Capt. Sandy Yawn’s new home plans in Nocatee run aground

The reality TV star is among customers accusing builder The Pineapple Corporation of leaving their homes unfinished.

  • By Dan Macdonald
  • | 5:00 p.m. February 13, 2024
  • | 4 Free Articles Remaining!
Reality TV personality Capt. Sandy Yawn and her partner, Leah Shafer, purchased a home at 72 Bear Point in Nocatee for $1.613 million.
Reality TV personality Capt. Sandy Yawn and her partner, Leah Shafer, purchased a home at 72 Bear Point in Nocatee for $1.613 million.
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Reality TV star Capt. Sandy Yawn and her partner, Leah Shafer, have learned that contractors have quit the job and left their St. Johns County home unfinished.

Yawn is the yacht captain featured on Bravo’s “Below Deck Mediterranean.” The couple paid more than $1.6 million in January for the home at 72 Bear Point under construction in Twenty Mile in Nocatee, Ponte Vedra. It was a cash transaction.

Daily Record news partner News4Jax reported Feb. 13 that the homebuilder, The Pineapple Corporation, has apparently gone out of business. 

The company’s former Jacksonville Beach offices are empty, the report said. 

The company let its membership with the Northeast Florida Builders Association expire last year, according to the trade organization.

Spencer Calvert, The Pineapple Corporation president, did not return messages from the Daily Record requesting comment.

It isn’t just Capt. Sandy having issues.

Pineapple Corporation President Spencer Calvert in 2021. Capt. Sandy Yawn and her partner, Leah Shafer, have hired a private detective to try to find him.

Between October 2023 and February 2024, The Pineapple Corporation was sued 18 times in St. Johns County by homebuyers who allege Pineapple took their money but did not deliver finished homes and by subcontractors who claim they supplied materials and did work for Pineapple but were not paid.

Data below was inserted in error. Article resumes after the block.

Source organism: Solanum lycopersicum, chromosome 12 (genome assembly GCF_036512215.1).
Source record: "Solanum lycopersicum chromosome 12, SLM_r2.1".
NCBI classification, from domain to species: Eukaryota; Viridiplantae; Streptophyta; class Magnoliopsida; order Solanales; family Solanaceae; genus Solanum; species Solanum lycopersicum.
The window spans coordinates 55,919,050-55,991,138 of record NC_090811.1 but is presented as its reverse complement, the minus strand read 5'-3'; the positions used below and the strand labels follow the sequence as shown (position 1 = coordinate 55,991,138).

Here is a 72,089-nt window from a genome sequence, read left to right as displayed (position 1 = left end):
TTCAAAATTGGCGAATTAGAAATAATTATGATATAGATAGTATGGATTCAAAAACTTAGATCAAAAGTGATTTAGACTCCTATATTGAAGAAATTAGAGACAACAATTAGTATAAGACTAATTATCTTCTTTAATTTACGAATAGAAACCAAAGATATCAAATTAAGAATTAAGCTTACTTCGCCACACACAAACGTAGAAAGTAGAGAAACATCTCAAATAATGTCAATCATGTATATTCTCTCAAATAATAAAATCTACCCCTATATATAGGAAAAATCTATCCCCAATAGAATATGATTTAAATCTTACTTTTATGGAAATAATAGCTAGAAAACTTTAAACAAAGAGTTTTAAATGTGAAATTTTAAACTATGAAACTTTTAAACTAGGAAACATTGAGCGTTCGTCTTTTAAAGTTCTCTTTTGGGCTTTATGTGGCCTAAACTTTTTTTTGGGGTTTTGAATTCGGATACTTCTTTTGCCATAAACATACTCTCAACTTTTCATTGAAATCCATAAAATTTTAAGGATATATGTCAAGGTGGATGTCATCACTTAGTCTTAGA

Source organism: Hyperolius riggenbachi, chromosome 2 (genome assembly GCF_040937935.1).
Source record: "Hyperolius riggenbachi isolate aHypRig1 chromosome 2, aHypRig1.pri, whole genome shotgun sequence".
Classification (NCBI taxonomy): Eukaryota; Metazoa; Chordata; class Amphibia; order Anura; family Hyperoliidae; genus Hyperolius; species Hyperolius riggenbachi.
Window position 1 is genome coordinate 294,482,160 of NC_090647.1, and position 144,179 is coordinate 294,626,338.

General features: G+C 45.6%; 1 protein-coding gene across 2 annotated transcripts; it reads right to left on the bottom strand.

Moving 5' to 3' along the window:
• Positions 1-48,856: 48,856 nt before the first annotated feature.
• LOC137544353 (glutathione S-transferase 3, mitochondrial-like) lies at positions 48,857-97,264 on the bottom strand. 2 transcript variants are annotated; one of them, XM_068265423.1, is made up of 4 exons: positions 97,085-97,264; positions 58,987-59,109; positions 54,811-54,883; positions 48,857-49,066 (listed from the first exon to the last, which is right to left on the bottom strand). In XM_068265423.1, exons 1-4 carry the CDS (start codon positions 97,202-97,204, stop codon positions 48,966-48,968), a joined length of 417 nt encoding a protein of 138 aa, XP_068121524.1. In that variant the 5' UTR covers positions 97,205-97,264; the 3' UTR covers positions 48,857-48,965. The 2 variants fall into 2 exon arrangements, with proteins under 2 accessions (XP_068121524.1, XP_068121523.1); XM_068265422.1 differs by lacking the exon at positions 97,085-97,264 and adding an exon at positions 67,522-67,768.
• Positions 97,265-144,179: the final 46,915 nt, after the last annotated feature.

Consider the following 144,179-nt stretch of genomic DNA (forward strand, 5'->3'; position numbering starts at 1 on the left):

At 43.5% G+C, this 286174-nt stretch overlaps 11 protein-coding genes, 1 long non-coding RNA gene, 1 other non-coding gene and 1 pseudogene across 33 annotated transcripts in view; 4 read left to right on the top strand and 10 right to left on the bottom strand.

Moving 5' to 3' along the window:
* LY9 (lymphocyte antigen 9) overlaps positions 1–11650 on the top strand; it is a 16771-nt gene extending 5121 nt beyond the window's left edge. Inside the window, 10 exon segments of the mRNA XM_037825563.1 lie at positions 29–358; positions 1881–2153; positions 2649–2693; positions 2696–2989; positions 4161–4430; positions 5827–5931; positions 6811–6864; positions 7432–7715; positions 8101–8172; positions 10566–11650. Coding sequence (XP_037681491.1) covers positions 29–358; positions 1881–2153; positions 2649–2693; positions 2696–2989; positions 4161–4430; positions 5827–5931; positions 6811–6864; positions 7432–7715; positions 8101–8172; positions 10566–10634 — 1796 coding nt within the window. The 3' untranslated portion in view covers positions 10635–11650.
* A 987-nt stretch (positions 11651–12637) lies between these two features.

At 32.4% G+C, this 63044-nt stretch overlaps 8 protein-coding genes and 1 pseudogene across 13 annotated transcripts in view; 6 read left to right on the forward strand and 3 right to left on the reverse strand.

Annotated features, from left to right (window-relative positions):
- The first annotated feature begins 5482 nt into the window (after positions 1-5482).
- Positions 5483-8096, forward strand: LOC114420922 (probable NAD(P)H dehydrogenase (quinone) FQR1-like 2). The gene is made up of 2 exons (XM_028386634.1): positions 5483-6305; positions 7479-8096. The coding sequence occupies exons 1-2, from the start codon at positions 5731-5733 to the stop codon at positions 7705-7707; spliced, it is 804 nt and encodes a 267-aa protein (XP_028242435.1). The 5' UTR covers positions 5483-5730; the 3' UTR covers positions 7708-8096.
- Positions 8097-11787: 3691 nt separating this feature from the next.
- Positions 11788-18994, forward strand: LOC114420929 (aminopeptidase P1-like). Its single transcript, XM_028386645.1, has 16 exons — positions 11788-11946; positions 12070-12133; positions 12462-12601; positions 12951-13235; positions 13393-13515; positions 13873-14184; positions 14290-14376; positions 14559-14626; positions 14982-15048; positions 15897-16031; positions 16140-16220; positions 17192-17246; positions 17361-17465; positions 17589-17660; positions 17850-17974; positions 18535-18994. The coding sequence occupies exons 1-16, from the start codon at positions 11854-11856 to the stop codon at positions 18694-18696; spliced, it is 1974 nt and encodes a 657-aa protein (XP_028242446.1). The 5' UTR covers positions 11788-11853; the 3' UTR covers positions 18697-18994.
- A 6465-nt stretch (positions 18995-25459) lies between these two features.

Five of the complaints are closed, according to public documents on file with the St. Johns County Clerk of the Circuit Court and County Comptroller.

The homebuyers allege damages between about $1.1 million and nearly $2 million for purchase of lots and payments made on contracts for homes that remain unfinished.

The subcontractors claim damages of as much as $228,000 because Pineapple allegedly failed to pay for materials delivered to home sites.

Several of the homeowners are on a text chain where they discuss new developments concerning their situation, Yawn said.

“It kind of brought the neighborhood together, because we’re all in the same boat, so to speak,” she said.

Yawn and Shafer are splitting time between Jacksonville and Colorado. Yawn was preparing to leave for the Miami International Boat Show when she was contacted by the Daily Record.

The two had hoped to move to Nocatee this June and were trying to find financing. Yawn said they paid The Pineapple Corporation $1.3 million — her life savings.

“I’m not rich. We are not famous like a movie star. I’m on reality TV,” she said.

She said they had to pay another $368,000 at closing. The couple has hired a private detective to find Calvert.

“And it’s been really disturbing and very mentally stressful. Just terrible. We had our cries. We had meltdowns when we found out that all of our money was missing,” Yawn said.

Capt. Sandy Yawn purchased this building at 618 W. Adams St. in LaVilla, with plans to renovate it into a restaurant, but had to demolish it after the costs were too high to save the structure.

Their house has been roughed out. The exterior has been wrapped but no siding or stucco has been installed. The roof is not complete. There has been water damage and mold is present, she said. 

Drywall will have to be removed to reroute plumbing that was not installed in the correct spot to attach to the kitchen island sink, she said.

Yawn recalled falling in love with the Nocatee community the first time she drove through the development.

“I saw the water parks because I’m just a big kid. They had water slides and they had golf carts, and I was like, I found my happy place,” she said.

She found The Pineapple Corporation from advertising on a website concerning the water park.

“I looked at the park website, and I saw them advertising all these builders. I drove through the communities and I saw The Pineapple Corporation. If they’re on the park’s website, they must be legit.”

The home isn’t Yawn’s first effort to buy property in Northeast Florida. In 2020, Yawn bought a building at 618 W. Adams St. in LaVilla in Downtown Jacksonville with plans to transform it into a nautical-themed restaurant. However, because of structural problems, it was demolished in 2023.

Yawn spoke openly about her brushes with the law as a teen. She said she is a recovering alcoholic and that was the cause of many of her problems years ago. Whenever she broke the law, she was always caught, she said. 

“Will I ever see a dime back? Probably not. But what will make me sleep better at night is knowing that he has to pay. He has to have restitution and accountability for what he did.”

Associate Editor Max Marbut and Daily Record news partner News4Jax contributed to this story.



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